April 4, 2018 • Life for Leaders
I pray that the eyes of your heart may be enlightened in order that you may know the hope to which he has called you, the riches of his glorious inheritance in his holy people, and his incomparably great power for us who believe. That power is the same as the mighty strength he exerted when he raised Christ from the dead and seated him at his right hand in the heavenly realms…
God has called you to hope. Did you know that?
Most Christians think of God’s calling in terms of the work God has for us to do, whether in our professional lives or our participation in the church’s mission. We may rightly associate God’s calling with an invitation to know God and his love for us. But called to hope? This, I would suggest, is not intuitive for most Christians. Yet, according to Ephesians 1:18, it is an essential aspect of our life in Christ.
In Ephesians 1, Paul prays that those who read his letter will receive from God “the Spirit of wisdom and revelation, so that you may know him better” (1:17). Then Paul asks that, in addition to knowing God better, we might also know “the hope” to which God has called us, “the riches of his glorious inheritance,” and “his incomparably great power” (1:18-19).
There you have it. We should know the hope to which God has called us. But what does this mean?
The phrase rendered by the NIV as “the hope to which he has called you” reads more literally, “the hope of his calling.” Although Paul can elsewhere refer to “your calling” (4:4), here he emphasizes that the calling belongs to God. We have a calling because God calls us. And the content of that calling points to a glorious future. Right now, we belong to God because he has called us to himself. In the future, we will participate in the fullness of salvation, in the unifying of all things in Christ (1:10).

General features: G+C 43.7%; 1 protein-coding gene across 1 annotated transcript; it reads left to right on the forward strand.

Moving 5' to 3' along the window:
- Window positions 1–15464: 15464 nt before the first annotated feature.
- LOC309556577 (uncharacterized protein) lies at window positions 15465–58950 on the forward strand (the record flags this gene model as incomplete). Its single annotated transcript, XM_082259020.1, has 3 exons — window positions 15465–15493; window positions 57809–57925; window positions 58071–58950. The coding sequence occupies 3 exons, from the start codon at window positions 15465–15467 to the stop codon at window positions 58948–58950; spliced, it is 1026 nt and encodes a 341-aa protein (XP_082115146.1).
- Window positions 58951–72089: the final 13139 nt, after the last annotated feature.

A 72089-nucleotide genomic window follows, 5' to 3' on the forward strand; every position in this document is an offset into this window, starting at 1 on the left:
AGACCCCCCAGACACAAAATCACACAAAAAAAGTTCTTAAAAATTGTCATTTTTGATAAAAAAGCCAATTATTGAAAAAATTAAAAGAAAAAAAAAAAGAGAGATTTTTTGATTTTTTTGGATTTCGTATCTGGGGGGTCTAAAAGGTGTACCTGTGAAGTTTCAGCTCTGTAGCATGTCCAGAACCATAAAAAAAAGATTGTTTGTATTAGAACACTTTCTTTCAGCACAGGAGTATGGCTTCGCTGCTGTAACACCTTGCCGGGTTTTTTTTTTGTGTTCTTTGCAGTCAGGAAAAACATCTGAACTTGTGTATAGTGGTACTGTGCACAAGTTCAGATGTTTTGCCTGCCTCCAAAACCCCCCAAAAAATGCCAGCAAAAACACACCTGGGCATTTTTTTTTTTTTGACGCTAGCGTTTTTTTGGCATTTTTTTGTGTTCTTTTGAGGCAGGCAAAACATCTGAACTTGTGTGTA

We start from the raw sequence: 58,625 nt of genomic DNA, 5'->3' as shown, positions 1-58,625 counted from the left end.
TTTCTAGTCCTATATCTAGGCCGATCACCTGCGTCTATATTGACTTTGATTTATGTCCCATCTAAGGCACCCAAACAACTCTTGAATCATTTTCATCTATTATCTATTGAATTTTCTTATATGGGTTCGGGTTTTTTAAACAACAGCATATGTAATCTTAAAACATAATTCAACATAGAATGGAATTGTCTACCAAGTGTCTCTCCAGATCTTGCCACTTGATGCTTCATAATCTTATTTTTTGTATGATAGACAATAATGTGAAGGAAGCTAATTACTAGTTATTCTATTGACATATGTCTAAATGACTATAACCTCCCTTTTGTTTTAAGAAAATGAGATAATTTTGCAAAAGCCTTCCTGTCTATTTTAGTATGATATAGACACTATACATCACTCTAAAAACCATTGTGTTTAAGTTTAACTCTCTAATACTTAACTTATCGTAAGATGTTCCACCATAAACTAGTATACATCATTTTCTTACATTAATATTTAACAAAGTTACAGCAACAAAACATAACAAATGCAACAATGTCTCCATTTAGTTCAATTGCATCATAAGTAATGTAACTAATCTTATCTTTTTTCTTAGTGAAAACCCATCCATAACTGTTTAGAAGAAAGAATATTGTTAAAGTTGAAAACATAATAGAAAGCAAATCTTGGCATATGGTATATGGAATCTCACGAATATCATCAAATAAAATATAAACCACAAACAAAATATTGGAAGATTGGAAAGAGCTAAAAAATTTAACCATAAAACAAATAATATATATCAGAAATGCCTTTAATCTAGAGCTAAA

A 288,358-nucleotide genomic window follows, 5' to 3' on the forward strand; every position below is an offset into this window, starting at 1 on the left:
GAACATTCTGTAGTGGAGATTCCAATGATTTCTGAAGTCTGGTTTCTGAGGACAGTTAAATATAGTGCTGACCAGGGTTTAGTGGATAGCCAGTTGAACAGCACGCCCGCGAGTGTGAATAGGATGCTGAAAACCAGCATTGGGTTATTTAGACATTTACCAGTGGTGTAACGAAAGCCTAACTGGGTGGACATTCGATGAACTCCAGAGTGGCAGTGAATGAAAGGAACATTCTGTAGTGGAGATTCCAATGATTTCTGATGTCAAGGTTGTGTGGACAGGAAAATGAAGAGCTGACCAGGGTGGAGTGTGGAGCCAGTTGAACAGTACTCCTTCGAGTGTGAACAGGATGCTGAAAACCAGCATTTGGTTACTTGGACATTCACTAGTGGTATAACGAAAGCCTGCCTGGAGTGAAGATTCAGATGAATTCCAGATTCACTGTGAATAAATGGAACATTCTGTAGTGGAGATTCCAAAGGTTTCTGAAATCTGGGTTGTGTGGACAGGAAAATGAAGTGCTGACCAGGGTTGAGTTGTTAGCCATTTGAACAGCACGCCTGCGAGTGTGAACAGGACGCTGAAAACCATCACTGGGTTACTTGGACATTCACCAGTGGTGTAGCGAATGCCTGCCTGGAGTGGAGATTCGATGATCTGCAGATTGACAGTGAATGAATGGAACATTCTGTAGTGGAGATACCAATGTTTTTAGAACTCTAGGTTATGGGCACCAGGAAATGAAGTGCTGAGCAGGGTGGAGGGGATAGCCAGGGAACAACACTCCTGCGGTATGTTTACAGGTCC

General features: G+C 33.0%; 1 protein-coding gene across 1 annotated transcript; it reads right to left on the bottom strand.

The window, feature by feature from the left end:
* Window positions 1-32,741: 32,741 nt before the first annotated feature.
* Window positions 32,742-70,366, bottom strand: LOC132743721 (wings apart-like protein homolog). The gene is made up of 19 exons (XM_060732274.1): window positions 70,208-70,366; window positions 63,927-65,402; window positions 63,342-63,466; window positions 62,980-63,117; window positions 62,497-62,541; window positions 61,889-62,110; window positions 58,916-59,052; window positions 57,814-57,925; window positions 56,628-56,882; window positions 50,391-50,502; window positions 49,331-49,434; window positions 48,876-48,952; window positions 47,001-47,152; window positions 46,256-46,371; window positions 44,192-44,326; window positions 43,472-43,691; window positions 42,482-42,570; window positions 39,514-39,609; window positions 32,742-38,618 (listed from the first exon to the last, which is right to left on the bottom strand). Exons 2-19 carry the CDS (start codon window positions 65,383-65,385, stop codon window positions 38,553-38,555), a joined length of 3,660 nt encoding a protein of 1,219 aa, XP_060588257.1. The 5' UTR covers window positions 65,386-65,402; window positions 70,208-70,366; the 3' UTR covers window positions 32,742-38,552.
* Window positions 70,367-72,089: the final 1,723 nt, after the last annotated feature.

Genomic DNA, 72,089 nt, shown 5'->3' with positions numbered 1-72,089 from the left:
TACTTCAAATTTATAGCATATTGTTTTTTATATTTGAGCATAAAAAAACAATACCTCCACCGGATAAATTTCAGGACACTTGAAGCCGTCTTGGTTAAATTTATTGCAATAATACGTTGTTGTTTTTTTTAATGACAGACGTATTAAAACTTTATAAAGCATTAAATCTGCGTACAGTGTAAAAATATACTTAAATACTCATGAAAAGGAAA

Thus, when we consider God’s calling, we respond with hope. Notice that our hope is not something we conjure up in ourselves through positive thinking or by trying to have a good attitude. Rather, it is our response to knowing God. It is our response to all that God has given to us and will give to us in Christ. Therefore, in this passage, Paul does not exhort us to be hopeful. Rather, he prays that God will enable us to know the hope that is already ours in Christ. Genuine hope is a gift of God and a response to God’s gracious calling.
Something to Think About:
When did you first sense that God was calling you to him and his salvation?
How do you respond to the idea that you are “called to hope”?
Something to Do:
Take some time to reflect on the future God has for you. What do you envision? How do you feel? How might your sense of the future make a difference in how you live today?
Gracious God, may I indeed know you better. May I know you as the one who has called me to belong to you and to participate in your salvation. When I reflect on how your salvation will one day redeem all of creation, including me, may I respond with hope.
In this season of Easter, may hope inspired by the resurrection fill my mind and heart. Amen.
Explore more at the Theology of Work Project online commentary:
Easter: Bottleneck in the Communion Line
Dr. Mark D. Roberts is a Senior Strategist for Fuller’s Max De Pree Center for Leadership, where he focuses on the spiritual development and thriving of leaders. He is the principal writer of the daily devotional, Life for Leaders, and the founder of the De Pree Center’s Flourishing in the Third Third of Life Initiative. Previously, Mark was the Executive Director of the De Pree Center, the lead pastor of a church in Southern California, and the Senior Director of Laity Lodge in Texas. He has written eight books, dozens of articles, and over 2,500 devotions that help people discover the difference God makes in their daily life and leadership. With a Ph.D. in New Testament from Harvard, Mark teaches at Fuller Seminary, most recently in his D.Min. cohort on “Faith, Work, Economics, and Vocation.” Mark is married to Linda, a marriage and family counselor, spiritual director, and executive coach. Their two grown children are educators on the high school and college level.